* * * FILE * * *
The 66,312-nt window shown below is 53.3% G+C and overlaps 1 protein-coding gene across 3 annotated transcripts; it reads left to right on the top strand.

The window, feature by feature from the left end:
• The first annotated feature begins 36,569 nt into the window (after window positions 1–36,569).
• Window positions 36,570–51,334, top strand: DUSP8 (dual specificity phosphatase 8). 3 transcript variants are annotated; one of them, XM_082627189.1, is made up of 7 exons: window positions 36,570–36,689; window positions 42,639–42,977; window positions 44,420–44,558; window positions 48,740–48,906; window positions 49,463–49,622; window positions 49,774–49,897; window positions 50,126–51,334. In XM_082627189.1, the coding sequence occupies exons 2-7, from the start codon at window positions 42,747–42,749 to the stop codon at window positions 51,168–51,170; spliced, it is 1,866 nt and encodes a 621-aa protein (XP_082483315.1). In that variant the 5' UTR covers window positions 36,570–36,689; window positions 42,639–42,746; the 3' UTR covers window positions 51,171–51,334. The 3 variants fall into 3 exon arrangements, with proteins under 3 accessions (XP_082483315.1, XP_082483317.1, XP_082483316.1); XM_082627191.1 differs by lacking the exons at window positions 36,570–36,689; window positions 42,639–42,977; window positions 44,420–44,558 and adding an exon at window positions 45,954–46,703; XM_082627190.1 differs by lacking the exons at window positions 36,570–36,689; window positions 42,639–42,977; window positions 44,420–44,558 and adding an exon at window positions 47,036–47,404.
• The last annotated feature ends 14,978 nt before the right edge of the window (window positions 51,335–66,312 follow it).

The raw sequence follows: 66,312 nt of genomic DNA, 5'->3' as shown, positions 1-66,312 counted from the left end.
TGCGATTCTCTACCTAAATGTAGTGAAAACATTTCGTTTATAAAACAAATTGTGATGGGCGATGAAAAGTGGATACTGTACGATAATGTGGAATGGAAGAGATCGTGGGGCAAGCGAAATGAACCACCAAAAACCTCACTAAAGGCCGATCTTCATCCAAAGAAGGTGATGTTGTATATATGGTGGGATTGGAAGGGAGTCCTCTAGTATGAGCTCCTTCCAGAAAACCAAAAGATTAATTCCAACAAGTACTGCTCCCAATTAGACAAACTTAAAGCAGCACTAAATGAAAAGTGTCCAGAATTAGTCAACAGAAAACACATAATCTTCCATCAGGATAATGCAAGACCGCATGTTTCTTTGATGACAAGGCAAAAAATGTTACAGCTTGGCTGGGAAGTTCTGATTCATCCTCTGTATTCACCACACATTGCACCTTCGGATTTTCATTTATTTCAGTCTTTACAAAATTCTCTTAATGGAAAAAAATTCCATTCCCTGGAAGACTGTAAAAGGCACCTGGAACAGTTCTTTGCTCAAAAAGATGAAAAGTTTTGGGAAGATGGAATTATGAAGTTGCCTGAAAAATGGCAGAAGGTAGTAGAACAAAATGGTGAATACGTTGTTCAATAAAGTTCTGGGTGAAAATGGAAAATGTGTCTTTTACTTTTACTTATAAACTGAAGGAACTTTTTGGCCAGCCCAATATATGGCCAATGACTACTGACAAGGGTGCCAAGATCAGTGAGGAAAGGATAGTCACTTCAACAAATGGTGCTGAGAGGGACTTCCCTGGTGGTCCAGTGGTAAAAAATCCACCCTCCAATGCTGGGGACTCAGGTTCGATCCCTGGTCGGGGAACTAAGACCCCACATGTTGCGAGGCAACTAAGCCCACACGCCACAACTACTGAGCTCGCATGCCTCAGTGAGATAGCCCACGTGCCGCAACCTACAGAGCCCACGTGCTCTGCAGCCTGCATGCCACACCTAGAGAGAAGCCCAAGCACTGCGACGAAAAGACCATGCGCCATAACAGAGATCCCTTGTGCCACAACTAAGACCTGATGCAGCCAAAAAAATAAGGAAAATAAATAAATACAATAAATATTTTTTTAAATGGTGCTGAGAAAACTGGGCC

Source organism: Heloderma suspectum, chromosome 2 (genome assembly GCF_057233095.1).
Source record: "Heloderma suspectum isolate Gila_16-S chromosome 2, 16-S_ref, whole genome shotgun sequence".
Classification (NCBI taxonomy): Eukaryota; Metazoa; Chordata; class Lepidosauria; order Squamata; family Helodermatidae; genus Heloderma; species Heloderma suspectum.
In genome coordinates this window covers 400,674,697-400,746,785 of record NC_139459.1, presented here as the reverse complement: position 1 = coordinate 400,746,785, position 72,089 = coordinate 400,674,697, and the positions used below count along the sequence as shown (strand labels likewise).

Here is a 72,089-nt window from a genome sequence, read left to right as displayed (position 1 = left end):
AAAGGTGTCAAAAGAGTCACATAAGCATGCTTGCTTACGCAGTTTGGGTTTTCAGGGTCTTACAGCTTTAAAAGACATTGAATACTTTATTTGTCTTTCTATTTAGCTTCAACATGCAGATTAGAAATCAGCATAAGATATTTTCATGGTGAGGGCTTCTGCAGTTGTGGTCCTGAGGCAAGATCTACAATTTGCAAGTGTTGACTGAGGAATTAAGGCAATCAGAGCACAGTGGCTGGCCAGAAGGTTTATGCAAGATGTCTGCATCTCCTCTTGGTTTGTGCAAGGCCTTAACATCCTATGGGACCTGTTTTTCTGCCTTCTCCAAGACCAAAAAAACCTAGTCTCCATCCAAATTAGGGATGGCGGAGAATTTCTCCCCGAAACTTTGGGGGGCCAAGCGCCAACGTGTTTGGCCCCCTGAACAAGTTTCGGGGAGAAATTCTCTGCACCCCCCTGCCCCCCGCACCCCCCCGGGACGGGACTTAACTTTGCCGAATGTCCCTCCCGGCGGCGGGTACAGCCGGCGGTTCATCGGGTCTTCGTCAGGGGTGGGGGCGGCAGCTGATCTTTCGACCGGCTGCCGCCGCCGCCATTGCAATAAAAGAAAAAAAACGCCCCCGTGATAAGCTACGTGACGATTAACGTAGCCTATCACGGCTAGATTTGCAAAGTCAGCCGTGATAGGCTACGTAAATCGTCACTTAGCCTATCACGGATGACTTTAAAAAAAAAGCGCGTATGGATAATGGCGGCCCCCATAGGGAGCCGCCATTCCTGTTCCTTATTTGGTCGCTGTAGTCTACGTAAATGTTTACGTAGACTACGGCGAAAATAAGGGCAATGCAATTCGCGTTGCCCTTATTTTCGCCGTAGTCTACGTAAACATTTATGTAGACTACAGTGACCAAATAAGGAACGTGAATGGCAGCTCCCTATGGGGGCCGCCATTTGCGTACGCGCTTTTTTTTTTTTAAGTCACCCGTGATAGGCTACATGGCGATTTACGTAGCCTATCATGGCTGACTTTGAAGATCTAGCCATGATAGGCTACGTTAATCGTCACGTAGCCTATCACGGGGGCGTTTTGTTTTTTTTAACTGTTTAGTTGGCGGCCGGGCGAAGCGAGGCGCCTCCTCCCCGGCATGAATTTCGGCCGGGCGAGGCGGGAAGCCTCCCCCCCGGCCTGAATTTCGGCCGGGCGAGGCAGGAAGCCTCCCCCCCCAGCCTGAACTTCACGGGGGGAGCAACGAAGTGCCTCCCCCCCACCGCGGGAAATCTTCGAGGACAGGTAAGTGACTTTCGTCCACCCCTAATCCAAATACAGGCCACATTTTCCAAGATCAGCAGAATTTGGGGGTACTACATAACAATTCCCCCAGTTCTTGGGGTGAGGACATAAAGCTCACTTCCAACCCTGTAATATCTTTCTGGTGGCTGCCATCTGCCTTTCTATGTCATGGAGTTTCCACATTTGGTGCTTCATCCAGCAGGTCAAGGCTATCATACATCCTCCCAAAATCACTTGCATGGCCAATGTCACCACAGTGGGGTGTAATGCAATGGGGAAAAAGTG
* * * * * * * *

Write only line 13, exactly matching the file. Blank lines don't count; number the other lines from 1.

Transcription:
AAAGGTGTCAAAAGAGTCACATAAGCATGCTTGCTTACGCAGTTTGGGTTTTCAGGGTCTTACAGCTTTAAAAGACATTGAATACTTTATTTGTCTTTCTATTTAGCTTCAACATGCAGATTAGAAATCAGCATAAGATATTTTCATGGTGAGGGCTTCTGCAGTTGTGGTCCTGAGGCAAGATCTACAATTTGCAAGTGTTGACTGAGGAATTAAGGCAATCAGAGCACAGTGGCTGGCCAGAAGGTTTATGCAAGATGTCTGCATCTCCTCTTGGTTTGTGCAAGGCCTTAACATCCTATGGGACCTGTTTTTCTGCCTTCTCCAAGACCAAAAAAACCTAGTCTCCATCCAAATTAGGGATGGCGGAGAATTTCTCCCCGAAACTTTGGGGGGCCAAGCGCCAACGTGTTTGGCCCCCTGAACAAGTTTCGGGGAGAAATTCTCTGCACCCCCCTGCCCCCCGCACCCCCCCGGGACGGGACTTAACTTTGCCGAATGTCCCTCCCGGCGGCGGGTACAGCCGGCGGTTCATCGGGTCTTCGTCAGGGGTGGGGGCGGCAGCTGATCTTTCGACCGGCTGCCGCCGCCGCCATTGCAATAAAAGAAAAAAAACGCCCCCGTGATAAGCTACGTGACGATTAACGTAGCCTATCACGGCTAGATTTGCAAAGTCAGCCGTGATAGGCTACGTAAATCGTCACTTAGCCTATCACGGATGACTTTAAAAAAAAAGCGCGTATGGATAATGGCGGCCCCCATAGGGAGCCGCCATTCCTGTTCCTTATTTGGTCGCTGTAGTCTACGTAAATGTTTACGTAGACTACGGCGAAAATAAGGGCAATGCAATTCGCGTTGCCCTTATTTTCGCCGTAGTCTACGTAAACATTTATGTAGACTACAGTGACCAAATAAGGAACGTGAATGGCAGCTCCCTATGGGGGCCGCCATTTGCGTACGCGCTTTTTTTTTTTTAAGTCACCCGTGATAGGCTACATGGCGATTTACGTAGCCTATCATGGCTGACTTTGAAGATCTAGCCATGATAGGCTACGTTAATCGTCACGTAGCCTATCACGGGGGCGTTTTGTTTTTTTTAACTGTTTAGTTGGCGGCCGGGCGAAGCGAGGCGCCTCCTCCCCGGCATGAATTTCGGCCGGGCGAGGCGGGAAGCCTCCCCCCCGGCCTGAATTTCGGCCGGGCGAGGCAGGAAGCCTCCCCCCCCAGCCTGAACTTCACGGGGGGAGCAACGAAGTGCCTCCCCCCCACCGCGGGAAATCTTCGAGGACAGGTAAGTGACTTTCGTCCACCCCTAATCCAAATACAGGCCACATTTTCCAAGATCAGCAGAATTTGGGGGTACTACATAACAATTCCCCCAGTTCTTGGGGTGAGGACATAAAGCTCACTTCCAACCCTGTAATATCTTTCTGGTGGCTGCCATCTGCCTTTCTATGTCATGGAGTTTCCACATTTGGTGCTTCATCCAGCAGGTCAAGGCTATCATACATCCTCCCAAAATCACTTGCATGGCCAATGTCACCACAGTGGGGTGTAATGCAATGGGGAAAAAGTG